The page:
In the past three years federal agencies, under the direction of Bush administration officials and with the blessing of corporate America, have engaged in a campaign to hand corporations a 'get-out-of jail-free' pass when their products have harmed consumers. According to a report released by the American Association for Justice, seven federal agencies (FDA, CPSC, NHTSA, FRA, DHS, PHMSA, and TSA) have included language in federal regulations that give corporations complete immunity preemption. The effect has been to usurp stricter state laws and rob citizens of their right to justice after they have been injured by a hazardous product.
Through Freedom of Information Act requests, AAJ obtained correspondence between the Office of Management and Budget (OMB) and numerous federal agencies that show OMB drafted preemption language for agencies to include in their rules, language that gives corporations a free pass to make dangerous products and escape any responsibility for harming consumers.
The lasting effect is yet to be determined, with the Supreme Court soon to weigh in when they take up the issue next month with Wyeth v. Levine. Diana Levine was injected with a drug that the manufacturer knew could cause gangrene and even possible amputation when injected incorrectly. Yet the company did not update the warning label to warn about the possible side effects they knew about. Instead, Wyeth is claiming since the FDA approved the warning labeling, they are shielded from any wrong-doing.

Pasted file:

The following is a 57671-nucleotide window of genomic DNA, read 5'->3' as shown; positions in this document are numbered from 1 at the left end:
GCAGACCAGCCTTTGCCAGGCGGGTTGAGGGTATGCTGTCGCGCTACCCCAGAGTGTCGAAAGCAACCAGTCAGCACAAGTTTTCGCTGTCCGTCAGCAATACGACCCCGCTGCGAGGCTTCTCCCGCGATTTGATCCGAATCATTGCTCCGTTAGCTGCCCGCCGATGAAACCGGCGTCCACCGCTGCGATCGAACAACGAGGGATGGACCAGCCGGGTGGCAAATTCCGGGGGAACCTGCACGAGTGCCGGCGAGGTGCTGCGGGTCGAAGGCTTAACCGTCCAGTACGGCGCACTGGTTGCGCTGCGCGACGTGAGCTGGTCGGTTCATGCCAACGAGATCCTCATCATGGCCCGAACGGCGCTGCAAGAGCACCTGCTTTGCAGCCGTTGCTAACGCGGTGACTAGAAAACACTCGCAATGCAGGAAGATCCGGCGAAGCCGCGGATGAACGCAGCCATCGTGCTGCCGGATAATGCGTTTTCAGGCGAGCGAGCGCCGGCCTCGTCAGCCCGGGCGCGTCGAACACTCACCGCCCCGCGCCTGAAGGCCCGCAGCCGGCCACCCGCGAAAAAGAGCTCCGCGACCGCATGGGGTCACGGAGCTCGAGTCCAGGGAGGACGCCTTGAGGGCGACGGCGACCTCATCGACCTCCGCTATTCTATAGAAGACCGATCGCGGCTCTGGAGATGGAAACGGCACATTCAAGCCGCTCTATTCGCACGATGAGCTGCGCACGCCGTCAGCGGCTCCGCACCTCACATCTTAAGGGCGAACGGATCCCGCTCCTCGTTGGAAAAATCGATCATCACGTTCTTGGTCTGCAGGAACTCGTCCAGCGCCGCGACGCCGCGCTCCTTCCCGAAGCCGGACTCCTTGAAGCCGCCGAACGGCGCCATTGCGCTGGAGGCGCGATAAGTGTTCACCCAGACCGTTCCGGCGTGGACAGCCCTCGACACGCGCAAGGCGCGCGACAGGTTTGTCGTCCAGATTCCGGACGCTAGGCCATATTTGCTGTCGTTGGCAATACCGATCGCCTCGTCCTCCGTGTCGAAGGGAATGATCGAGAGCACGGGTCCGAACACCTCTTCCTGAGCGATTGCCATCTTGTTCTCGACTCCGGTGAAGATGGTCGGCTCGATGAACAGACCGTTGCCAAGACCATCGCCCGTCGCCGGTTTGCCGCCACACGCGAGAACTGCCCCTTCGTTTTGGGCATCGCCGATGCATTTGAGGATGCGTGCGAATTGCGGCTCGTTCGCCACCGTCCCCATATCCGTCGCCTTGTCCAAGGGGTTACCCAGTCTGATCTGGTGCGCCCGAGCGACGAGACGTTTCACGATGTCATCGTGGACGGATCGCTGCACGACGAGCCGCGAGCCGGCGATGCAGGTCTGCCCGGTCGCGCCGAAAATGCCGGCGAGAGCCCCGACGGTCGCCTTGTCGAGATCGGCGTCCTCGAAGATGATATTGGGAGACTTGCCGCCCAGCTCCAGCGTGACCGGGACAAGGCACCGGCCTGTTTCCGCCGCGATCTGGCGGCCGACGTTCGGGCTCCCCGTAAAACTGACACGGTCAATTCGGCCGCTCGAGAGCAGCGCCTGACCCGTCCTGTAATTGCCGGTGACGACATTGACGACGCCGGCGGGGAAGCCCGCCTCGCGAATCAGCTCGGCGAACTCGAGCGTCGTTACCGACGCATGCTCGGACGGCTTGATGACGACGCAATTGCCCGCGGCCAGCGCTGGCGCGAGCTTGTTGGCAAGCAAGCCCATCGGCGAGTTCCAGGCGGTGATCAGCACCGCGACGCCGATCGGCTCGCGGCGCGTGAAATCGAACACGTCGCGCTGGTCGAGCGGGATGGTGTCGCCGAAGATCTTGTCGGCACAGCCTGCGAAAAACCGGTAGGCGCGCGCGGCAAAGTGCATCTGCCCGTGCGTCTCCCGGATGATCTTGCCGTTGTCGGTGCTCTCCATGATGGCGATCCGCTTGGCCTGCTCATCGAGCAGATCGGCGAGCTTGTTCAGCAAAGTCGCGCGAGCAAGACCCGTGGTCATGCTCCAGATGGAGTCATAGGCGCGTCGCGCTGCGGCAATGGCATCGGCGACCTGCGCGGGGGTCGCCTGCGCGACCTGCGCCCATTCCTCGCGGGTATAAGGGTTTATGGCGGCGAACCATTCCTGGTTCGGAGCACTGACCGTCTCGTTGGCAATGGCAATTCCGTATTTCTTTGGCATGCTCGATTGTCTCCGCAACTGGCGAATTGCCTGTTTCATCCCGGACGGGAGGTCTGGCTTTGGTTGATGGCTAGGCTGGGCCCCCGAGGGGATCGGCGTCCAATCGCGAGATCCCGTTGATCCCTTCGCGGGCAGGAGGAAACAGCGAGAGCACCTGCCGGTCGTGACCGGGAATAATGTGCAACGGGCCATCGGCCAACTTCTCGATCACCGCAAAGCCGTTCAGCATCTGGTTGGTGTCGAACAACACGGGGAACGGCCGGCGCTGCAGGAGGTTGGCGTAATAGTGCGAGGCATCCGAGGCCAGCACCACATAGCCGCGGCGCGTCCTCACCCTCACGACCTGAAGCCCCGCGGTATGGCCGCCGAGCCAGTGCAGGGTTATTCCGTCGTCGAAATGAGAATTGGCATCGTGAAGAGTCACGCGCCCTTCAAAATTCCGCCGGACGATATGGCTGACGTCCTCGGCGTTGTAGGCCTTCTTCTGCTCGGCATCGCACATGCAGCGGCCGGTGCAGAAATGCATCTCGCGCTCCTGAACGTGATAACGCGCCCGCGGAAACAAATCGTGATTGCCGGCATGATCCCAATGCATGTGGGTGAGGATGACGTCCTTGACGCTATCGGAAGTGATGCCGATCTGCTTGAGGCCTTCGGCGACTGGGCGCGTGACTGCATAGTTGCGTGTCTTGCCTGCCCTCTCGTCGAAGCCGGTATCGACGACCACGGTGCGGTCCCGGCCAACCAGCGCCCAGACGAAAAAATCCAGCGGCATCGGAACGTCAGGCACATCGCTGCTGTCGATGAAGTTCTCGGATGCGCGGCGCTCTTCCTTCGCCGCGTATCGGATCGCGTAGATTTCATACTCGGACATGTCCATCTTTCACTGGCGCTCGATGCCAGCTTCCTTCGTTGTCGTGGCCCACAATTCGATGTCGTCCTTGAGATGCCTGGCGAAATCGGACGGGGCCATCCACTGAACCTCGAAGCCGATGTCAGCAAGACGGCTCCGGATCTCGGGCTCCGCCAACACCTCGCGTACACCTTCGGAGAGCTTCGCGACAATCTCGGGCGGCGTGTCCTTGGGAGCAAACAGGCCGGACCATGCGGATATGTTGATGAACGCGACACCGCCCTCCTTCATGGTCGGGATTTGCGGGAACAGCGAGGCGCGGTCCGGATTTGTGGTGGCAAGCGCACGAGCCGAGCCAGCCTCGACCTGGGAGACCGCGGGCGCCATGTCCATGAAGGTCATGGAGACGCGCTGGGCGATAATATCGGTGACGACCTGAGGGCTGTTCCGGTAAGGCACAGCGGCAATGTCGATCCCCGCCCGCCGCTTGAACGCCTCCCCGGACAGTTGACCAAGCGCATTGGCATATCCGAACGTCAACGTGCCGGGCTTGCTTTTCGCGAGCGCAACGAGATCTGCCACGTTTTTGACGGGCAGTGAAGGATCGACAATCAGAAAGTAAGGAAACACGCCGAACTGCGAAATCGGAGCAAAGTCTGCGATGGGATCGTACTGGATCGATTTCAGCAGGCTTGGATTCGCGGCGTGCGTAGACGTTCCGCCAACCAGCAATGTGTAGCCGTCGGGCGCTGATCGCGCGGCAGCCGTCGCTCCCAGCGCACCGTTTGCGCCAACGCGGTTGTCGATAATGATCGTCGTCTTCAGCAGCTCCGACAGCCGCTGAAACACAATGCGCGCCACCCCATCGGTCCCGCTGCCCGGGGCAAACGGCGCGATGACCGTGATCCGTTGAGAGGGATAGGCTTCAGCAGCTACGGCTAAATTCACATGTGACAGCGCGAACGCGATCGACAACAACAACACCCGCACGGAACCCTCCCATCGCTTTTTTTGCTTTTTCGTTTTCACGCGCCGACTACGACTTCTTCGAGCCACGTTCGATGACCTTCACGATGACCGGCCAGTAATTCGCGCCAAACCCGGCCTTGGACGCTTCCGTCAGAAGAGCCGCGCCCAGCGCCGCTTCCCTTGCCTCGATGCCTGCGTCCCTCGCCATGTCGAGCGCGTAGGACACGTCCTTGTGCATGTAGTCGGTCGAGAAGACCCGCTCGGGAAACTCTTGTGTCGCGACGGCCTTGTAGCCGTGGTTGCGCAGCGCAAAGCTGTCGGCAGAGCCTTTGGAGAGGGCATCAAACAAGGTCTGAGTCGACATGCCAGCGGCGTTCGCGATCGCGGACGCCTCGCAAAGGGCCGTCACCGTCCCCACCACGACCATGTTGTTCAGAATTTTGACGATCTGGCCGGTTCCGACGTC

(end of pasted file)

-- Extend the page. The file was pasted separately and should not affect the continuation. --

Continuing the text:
Protecting consumers has always required both strong government regulations and a strong civil justice system to keep greedy corporations in check. In fact, Attorneys General from 47 states agree and have filed a brief in the Wyeth v. Levine case. The AGs argue preemption clauses break with decades of historical precedence that have relied on a strong civil justice system to compliment federal agency protections to keep consumers safe.
We only need to look at the recent recalls of spinach, toys with lead, meat, pet food, and toothpaste to know the government alone cannot ensure all drugs, food, and other consumer products are safe. Preemption not only gives corporations an escape from misconduct, but takes away the incentive for manufacturers to compete with one another to make products safer. When political appointees interfere and grant corporations complete immunity from making harmful products, everyone suffers. The constitutional right to fight for justice in a court of law must be preserved. The Bush legacy must not be "get-out-of-jail-free" for corporate irresponsibility.